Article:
Here’s a good lesson on why you shouldn’t trust secondary sources:I sat down and grabbed a coffee and read Alec Saunders reporting that:
The BBC is reporting this morning that the World Economic Forum has said that the US has lost its position as the worlds primary engine of technology innovation. A cluster of European nations, led by Denmark, has pushed America out of the #1 spot, to a distant #7.
That surprised me. Because well… he’s wrong.More accurately the BBC is wrong. The report the BBC and Alec are talking about is available here.I read portions of it this morning. The report had little to do with innovation but everything to do with “Information and communication technology” and those affects on innovations or:
The Global Information Technology Report (GITR) has become the world’s most respected assessment of the impact of information and communication technology (ICT) on the development process and the competitiveness of nations. The Networked Readiness Index (NRI) measures the propensity of countries to leverage the opportunities offered by ICT for development and increased competitiveness. It also establishes a broad international framework mapping out the enabling factors of such capacity.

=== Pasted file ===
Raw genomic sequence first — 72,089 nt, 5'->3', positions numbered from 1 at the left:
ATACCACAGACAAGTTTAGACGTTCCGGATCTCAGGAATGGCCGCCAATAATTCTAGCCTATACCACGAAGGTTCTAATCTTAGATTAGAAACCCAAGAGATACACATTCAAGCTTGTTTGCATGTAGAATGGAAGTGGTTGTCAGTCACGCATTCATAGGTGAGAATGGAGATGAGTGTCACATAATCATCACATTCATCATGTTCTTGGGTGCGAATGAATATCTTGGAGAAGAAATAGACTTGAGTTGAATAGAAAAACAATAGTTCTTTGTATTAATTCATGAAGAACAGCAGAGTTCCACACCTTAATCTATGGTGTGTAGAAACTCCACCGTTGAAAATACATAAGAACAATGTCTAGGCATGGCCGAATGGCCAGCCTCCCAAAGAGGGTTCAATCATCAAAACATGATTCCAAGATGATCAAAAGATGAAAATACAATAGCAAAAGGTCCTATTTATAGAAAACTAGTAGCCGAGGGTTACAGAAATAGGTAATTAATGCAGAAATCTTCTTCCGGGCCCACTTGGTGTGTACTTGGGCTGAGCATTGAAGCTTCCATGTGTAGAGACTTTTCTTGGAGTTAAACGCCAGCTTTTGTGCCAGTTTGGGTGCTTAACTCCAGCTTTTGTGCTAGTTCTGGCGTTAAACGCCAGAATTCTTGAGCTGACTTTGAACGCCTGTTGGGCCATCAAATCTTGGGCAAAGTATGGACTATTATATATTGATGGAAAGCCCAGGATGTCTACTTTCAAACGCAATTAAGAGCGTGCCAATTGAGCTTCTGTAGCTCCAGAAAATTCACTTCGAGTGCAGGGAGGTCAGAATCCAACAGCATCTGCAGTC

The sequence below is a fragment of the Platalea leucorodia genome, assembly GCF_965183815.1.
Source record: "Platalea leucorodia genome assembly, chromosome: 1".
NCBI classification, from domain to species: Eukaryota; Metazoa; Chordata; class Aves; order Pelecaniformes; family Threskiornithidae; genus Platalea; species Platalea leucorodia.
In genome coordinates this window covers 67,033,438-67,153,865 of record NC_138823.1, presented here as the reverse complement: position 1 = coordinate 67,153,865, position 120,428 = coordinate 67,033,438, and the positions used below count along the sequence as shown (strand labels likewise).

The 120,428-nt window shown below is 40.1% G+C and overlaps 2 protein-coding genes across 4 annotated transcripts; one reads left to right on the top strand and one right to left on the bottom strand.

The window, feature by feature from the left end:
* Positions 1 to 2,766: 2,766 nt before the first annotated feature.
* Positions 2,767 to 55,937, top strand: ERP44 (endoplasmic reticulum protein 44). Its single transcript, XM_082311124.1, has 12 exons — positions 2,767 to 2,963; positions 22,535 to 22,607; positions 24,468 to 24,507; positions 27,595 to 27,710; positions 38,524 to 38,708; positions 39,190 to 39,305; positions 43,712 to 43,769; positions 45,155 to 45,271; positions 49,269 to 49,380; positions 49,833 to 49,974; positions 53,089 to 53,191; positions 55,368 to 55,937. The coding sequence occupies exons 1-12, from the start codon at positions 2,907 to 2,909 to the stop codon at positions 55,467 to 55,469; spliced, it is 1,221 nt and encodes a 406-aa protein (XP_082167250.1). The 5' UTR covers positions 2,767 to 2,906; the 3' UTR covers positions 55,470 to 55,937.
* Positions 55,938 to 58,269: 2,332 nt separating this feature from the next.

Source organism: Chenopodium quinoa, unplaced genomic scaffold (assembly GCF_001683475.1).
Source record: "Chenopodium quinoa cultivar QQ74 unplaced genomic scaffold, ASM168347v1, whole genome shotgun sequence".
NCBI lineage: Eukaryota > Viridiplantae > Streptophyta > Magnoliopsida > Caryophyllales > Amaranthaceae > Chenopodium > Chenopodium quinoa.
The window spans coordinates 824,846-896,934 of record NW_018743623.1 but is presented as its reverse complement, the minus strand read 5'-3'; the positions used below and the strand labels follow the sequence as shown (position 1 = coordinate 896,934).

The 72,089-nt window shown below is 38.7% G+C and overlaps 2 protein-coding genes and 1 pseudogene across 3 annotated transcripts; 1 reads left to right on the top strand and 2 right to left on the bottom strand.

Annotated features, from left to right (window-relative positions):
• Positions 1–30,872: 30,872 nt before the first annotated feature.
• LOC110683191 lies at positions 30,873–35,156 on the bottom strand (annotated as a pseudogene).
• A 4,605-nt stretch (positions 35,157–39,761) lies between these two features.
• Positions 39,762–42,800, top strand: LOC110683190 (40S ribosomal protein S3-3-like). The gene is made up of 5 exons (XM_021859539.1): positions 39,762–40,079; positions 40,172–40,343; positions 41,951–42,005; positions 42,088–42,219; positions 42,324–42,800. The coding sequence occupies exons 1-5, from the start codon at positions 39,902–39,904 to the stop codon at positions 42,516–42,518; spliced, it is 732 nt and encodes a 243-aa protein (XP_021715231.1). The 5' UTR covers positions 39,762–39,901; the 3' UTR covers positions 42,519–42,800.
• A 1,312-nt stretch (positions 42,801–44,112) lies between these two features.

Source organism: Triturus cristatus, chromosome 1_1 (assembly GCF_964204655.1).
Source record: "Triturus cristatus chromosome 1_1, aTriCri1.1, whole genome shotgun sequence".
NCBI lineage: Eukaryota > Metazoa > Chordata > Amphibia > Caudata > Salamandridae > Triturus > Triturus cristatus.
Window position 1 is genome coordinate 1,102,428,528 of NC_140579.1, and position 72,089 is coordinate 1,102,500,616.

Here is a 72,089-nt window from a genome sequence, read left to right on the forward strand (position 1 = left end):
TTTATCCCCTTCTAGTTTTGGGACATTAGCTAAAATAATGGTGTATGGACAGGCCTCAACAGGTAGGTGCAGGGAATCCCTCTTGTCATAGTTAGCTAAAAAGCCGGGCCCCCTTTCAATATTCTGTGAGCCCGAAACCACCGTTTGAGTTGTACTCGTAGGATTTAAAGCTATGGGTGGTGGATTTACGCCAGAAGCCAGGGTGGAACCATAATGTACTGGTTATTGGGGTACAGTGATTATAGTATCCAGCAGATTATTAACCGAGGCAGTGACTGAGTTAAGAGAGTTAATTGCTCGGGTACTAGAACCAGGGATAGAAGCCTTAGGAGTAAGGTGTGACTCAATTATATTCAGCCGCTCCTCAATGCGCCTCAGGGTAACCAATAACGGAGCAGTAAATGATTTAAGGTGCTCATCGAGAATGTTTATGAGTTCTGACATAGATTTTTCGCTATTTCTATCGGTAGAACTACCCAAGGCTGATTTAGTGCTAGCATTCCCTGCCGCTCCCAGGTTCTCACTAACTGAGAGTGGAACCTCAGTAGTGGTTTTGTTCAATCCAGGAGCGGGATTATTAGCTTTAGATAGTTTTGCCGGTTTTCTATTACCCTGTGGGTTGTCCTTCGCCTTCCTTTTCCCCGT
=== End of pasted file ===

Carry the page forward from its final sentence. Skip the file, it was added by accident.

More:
In Laymans terms: the NRI shows the network readiness index and the GITR believes this is a signifigant driver of innovatoion going forward. The NRI is where Denmark came out on top. Why did denmark come out top?
For the first time, Denmark tops the rankings of The Global Information Technology Report 2006-2007’s “Networked Readiness Index”, as a culmination of an upward trend since 2003. Denmark’s outstanding levels of networked readiness have to do with the country’s excellent regulatory environment, coupled with a clear government leadership and vision in leveraging ICT for growth and promoting ICT penetration and usage
You can read some neat analysis on the report here.
The United States loses its top position and drops 6 places to 7th, mainly due to relative deterioration of the political and regulatory environment. However, the country maintains its primacy in innovation, driven by one of the world’s best tertiary education systems and its high degree of cooperation with the industry as well as by the extremely efficient market environment displayed. The latter has been very conducive to the development and prospering of the ICT sector (in particular, the availability of venture-capital, sophistication of the financial market and the ease to start a business).
So America has primacy in innovation? but the BBC begs to differ… the report was “Networked Readiness” not on innovation. Well done Denmark! Awful job BBC!